Friday, January 17, 2014
I wondered if it was worthwhile to post an entry on full bust adjustment (FBA) and dart rotation. The internet has tons of guides for FBA. But, I haven't seen many FBA and dart rotation tutorials. At the Palmer/Pletsch retreat, Marta Alto taught a segment on dart rotation and how it could be used as a style element as well adding form and shape to a garment.
Although, I tried dart rotation in the past, her lesson helped build my confidence to try new ways to use this technique when making a FBA. It is most challenging to make a FBA on a one piece front bodice. Sometimes the dart is too large and it is difficult to form without dimpling or sharp points.
Today I'd like to share some examples of how I made a FBA combined with dart rotation. My first illustration is a simple one. It is Simplicity 2594-C, top with pleats below the yoke.
3. To close the dart, slash the second leg of the "Y" to open the end at the second pleat. Next close the dart and tape it together. You may need to cut/tear the added tissue to fully rotate the dart into the
5. No bust darts on top pictured below.
Next example is FBA dart rotation on Vogue 1127. A gathered neckline blouse with bow tie. This was fitted at the Palmer/Pletch workshop in 2012.
2. Next, slash the neckline to rotate the dart. Now tape the slash made for the bust together.
3. Fill in the slash at the neckline with tissue.
4. Rotated dart becomes part of the gathered neckline. I haven't made this one yet. Soon...
And my final example, is Vogue 1220. This example does not include all of the steps for making the FBA. I think you'll understand how to make the FBA and rotate the dart to the shoulder pleats.
1. Remove the side back bodice from the front bodice and set it aside until the FBA and the rotation are complete.
2. Follow the steps for making a standard FBA and rotate the dart to the pleated area of the bodice. Tape the slash for the bust dart together and tape the side back bodice in place.
3. Redraw the pleats so they are evenly distributed at the joining edge. That's it.
Wednesday, January 8, 2014
I'm sure by now everyone knows the Pantone "It Color" for Spring 2014 is dazzling blue. It's not your regular ole dark blue or navy. It's bright, bold and fresh. This eye catching hue is the perfect catalyst to jump start your 2014 wardrobe.
I'm sure we will be seeing many of the other Pantone colors for Spring 2014. There are four colors from this palette that are in my own personal color palette: dazzling blue, radiant orchid, celosia orange and sand.
That brings me to my next thought: Do you follow the colors trends? Or do you base your seasonal color palette on the colors that best suit your skin tone?
Last week I started playing around with different color combinations in my personal color palette. Most of them are fall-ish, but the work well with my skin tone.
The next group of palettes are colors I want to incorporate into my wardrobe.
So what color combinations are you thinking about adding to your wardrobe?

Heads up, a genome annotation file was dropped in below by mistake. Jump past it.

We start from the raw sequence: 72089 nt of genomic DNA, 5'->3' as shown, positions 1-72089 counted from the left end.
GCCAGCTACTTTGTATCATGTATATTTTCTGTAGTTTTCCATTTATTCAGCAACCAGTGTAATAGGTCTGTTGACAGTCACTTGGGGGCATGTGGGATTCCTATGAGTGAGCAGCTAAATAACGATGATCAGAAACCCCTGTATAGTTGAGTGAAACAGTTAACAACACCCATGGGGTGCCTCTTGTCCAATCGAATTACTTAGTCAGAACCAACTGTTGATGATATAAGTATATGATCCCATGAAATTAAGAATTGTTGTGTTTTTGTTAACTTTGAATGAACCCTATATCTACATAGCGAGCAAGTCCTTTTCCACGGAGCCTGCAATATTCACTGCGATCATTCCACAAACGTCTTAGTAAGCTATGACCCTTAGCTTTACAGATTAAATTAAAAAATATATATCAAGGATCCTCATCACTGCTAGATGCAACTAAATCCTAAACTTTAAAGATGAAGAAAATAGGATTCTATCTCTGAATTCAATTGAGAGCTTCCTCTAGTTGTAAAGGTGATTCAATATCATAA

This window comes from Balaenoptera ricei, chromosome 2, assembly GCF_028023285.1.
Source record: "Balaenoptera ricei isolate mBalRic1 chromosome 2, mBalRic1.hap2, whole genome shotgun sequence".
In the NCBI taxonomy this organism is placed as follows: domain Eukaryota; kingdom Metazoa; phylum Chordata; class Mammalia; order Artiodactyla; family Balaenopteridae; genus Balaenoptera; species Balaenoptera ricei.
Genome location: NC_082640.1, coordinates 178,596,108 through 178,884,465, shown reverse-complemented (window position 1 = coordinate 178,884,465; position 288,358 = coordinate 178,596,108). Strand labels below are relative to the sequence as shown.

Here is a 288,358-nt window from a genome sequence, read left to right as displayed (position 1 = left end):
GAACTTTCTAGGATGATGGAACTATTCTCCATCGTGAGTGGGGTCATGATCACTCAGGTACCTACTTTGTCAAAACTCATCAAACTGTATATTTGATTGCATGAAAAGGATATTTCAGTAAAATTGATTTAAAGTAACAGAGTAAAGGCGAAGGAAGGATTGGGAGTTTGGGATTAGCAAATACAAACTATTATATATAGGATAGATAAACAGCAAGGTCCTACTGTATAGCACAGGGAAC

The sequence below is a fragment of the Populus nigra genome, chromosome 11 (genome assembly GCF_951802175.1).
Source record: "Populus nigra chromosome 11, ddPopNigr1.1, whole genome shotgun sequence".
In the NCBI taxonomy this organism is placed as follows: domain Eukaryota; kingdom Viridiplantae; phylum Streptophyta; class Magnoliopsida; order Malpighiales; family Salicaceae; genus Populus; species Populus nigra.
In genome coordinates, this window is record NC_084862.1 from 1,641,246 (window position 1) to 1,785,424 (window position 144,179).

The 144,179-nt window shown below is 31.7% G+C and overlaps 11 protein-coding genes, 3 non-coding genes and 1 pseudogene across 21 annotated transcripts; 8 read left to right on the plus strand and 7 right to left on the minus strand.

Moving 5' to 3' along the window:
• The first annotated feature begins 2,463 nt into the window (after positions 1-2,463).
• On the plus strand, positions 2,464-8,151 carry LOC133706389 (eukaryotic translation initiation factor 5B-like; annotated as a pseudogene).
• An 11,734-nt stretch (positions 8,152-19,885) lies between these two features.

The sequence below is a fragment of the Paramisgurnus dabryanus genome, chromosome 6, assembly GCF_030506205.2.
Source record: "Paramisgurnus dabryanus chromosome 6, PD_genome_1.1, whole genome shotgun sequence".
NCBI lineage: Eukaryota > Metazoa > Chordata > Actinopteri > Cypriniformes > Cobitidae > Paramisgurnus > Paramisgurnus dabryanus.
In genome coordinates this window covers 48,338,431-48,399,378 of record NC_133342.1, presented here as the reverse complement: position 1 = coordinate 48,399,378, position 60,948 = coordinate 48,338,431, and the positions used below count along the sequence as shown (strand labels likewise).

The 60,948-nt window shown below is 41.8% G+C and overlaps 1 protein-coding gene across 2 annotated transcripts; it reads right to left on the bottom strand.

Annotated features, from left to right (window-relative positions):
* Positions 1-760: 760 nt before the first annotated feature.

Monday, January 6, 2014
I hope everyone is keeping warm. Today it is -17 degrees in Chicago. I haven't left the house in two days and am happy not to go out tomorrow or the next day. Both tops were finished late November, 2013. Finally, I'm reviewing them.
I jotted down a few notes about this project and other 2013 projects for fear of forgetting something important. These tops are not short on reviews as there are many posted on Patternreview.com. About 15 reviews. It's funny how the big four recycle the pattern numbers. There is a New Look and another McCall's pattern with the same number. You'll see those reviews at the bottom of the linked list.
MISSES' TOPS: Close-fitting, pullover tops have gathered front and narrow hem. B,C sleeves and C,D back collar: elasticized. Designed for lightweight to medium weight moderate stretch knits.
6 to 22; 14 with modifications.
Did it look like the photo/drawing on the pattern envelope once you were done sewing with it?
Yes, they did. I made both long sleeves instead of 3/4 length.
Were the instructions easy to follow?
The instructions were easy. Nothing confusing.
What did you particularly like or dislike about the pattern?
There are a few things I like about the tops. First, everyone knows I am a fan of the Palmer/Pletsch fitting techniques as well as their pattern designs. I really like that the fit instructions are built in the guide sheet along with some helpful tips. I also like the ruching on the sleeves, front, side, and neck. This detail adds style to two simple knit tops. I don't have any dislike.
I used moderate knit fabrics with a pebbly texture. Both purchased at Vogue Fabrics on Roosevelt Rd.
Pattern alterations or any design changes you made:
I made my usual fit adjustments: FBA, swayback, and prominent shoulder blade adjustment. I also added about 1" to the length of the sleeves. My seam allowances were 1 inch plus. My FBA was a bit too much. Once I got the fit down pat, I noticed a few little wrinkles on the side of the bust (view B (blue)). But I see the same issue on the model in the orange top. For the brown top, view D, the FBA resulted in a bust dart. A horizontal swayback adjustment was not enough on the blue top. I also added vertical darts to the back to take up the bagginess in the lower back area. I always forget to mention that I use steam a seam or stitch witchery to hold my hems in place for care free hemming by machine. This method was used for the neckline of view B, hems for the sleeves and the top.
Would you sew it again? Would you recommend it to others?
Yes, I will probably sew view C again. I especially like this style.
Conclusion: Both tops turned out great. All level sewists should be able to make these tops.
All photos on Flickr.